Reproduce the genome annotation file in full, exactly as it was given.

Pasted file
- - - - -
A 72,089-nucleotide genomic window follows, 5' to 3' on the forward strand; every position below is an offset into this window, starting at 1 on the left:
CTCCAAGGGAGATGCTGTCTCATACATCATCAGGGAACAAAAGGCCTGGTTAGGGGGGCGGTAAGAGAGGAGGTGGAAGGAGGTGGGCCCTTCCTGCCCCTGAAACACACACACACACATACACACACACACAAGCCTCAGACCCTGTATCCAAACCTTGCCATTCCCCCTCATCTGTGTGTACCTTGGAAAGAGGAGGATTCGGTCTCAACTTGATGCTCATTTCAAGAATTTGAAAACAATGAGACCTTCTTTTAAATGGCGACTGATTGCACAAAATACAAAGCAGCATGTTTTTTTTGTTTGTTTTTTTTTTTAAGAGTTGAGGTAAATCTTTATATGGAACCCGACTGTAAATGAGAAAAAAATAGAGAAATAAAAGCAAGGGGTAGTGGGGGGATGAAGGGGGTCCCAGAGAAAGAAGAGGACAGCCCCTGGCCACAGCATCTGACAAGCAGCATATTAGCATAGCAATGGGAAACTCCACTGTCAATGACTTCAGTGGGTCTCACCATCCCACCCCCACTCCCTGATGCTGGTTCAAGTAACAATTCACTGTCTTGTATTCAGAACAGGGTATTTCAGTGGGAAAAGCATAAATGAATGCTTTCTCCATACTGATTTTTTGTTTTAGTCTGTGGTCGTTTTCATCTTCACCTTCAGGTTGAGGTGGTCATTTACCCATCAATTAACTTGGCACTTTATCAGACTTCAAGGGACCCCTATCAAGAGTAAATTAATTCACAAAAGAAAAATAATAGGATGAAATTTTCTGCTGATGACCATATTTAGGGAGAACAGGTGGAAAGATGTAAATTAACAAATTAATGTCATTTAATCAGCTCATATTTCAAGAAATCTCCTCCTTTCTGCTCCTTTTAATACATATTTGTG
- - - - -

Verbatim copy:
A 72,089-nucleotide genomic window follows, 5' to 3' on the forward strand; every position below is an offset into this window, starting at 1 on the left:
CTCCAAGGGAGATGCTGTCTCATACATCATCAGGGAACAAAAGGCCTGGTTAGGGGGGCGGTAAGAGAGGAGGTGGAAGGAGGTGGGCCCTTCCTGCCCCTGAAACACACACACACACATACACACACACACAAGCCTCAGACCCTGTATCCAAACCTTGCCATTCCCCCTCATCTGTGTGTACCTTGGAAAGAGGAGGATTCGGTCTCAACTTGATGCTCATTTCAAGAATTTGAAAACAATGAGACCTTCTTTTAAATGGCGACTGATTGCACAAAATACAAAGCAGCATGTTTTTTTTGTTTGTTTTTTTTTTTAAGAGTTGAGGTAAATCTTTATATGGAACCCGACTGTAAATGAGAAAAAAATAGAGAAATAAAAGCAAGGGGTAGTGGGGGGATGAAGGGGGTCCCAGAGAAAGAAGAGGACAGCCCCTGGCCACAGCATCTGACAAGCAGCATATTAGCATAGCAATGGGAAACTCCACTGTCAATGACTTCAGTGGGTCTCACCATCCCACCCCCACTCCCTGATGCTGGTTCAAGTAACAATTCACTGTCTTGTATTCAGAACAGGGTATTTCAGTGGGAAAAGCATAAATGAATGCTTTCTCCATACTGATTTTTTGTTTTAGTCTGTGGTCGTTTTCATCTTCACCTTCAGGTTGAGGTGGTCATTTACCCATCAATTAACTTGGCACTTTATCAGACTTCAAGGGACCCCTATCAAGAGTAAATTAATTCACAAAAGAAAAATAATAGGATGAAATTTTCTGCTGATGACCATATTTAGGGAGAACAGGTGGAAAGATGTAAATTAACAAATTAATGTCATTTAATCAGCTCATATTTCAAGAAATCTCCTCCTTTCTGCTCCTTTTAATACATATTTGTG